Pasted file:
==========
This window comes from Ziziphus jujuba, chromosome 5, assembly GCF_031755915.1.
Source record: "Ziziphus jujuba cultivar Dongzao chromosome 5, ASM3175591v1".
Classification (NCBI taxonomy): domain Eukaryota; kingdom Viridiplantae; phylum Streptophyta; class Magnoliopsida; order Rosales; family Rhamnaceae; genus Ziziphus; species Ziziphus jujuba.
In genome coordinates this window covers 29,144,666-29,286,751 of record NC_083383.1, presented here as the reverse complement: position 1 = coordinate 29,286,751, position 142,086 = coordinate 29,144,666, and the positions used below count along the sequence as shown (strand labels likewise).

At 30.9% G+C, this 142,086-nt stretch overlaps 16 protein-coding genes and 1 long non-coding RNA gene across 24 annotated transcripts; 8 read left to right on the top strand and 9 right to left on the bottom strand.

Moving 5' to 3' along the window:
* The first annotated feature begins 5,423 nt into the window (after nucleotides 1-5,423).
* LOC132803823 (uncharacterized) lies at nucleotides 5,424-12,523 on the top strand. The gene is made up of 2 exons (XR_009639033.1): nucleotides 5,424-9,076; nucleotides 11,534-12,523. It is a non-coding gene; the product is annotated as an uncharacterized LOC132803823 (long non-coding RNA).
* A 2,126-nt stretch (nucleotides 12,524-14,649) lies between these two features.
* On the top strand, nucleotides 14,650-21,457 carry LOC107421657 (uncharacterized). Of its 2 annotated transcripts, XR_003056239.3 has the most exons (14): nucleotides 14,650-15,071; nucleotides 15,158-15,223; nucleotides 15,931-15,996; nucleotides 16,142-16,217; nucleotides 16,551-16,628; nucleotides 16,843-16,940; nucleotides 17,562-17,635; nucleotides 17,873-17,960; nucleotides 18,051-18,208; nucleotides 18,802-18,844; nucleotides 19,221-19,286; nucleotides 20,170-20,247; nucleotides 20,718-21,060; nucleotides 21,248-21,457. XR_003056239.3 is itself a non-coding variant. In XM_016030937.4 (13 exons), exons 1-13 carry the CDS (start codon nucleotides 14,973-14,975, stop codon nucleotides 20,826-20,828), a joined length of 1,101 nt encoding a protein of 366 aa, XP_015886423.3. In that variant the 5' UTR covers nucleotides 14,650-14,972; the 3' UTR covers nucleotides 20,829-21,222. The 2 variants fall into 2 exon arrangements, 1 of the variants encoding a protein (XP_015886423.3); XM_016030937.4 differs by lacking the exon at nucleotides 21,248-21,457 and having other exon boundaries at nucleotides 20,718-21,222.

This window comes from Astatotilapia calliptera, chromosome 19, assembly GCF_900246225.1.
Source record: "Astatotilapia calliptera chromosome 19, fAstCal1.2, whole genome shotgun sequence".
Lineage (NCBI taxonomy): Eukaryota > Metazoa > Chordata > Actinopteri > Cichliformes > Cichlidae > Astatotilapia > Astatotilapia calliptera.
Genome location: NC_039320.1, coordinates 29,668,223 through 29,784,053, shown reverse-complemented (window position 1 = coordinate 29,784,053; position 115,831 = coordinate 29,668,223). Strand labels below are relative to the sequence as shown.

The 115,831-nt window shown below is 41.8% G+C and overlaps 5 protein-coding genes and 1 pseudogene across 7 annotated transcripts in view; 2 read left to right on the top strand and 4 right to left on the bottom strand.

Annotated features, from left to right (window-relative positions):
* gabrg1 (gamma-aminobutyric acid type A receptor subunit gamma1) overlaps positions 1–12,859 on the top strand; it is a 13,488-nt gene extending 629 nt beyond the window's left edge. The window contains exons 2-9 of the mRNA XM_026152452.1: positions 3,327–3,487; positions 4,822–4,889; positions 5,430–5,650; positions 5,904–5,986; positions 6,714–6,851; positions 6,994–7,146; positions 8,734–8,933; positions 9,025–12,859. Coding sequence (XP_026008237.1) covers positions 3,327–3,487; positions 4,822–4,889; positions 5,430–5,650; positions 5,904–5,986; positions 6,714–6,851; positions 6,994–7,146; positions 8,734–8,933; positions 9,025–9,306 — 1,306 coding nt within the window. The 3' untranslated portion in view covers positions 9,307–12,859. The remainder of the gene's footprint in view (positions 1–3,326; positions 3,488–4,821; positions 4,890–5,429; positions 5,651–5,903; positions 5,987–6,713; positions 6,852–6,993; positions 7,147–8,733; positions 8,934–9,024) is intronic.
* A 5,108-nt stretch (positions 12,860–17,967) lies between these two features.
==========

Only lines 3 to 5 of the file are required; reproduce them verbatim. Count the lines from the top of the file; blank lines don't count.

Classification (NCBI taxonomy): domain Eukaryota; kingdom Viridiplantae; phylum Streptophyta; class Magnoliopsida; order Rosales; family Rhamnaceae; genus Ziziphus; species Ziziphus jujuba.
In genome coordinates this window covers 29,144,666-29,286,751 of record NC_083383.1, presented here as the reverse complement: position 1 = coordinate 29,286,751, position 142,086 = coordinate 29,144,666, and the positions used below count along the sequence as shown (strand labels likewise).

At 30.9% G+C, this 142,086-nt stretch overlaps 16 protein-coding genes and 1 long non-coding RNA gene across 24 annotated transcripts; 8 read left to right on the top strand and 9 right to left on the bottom strand.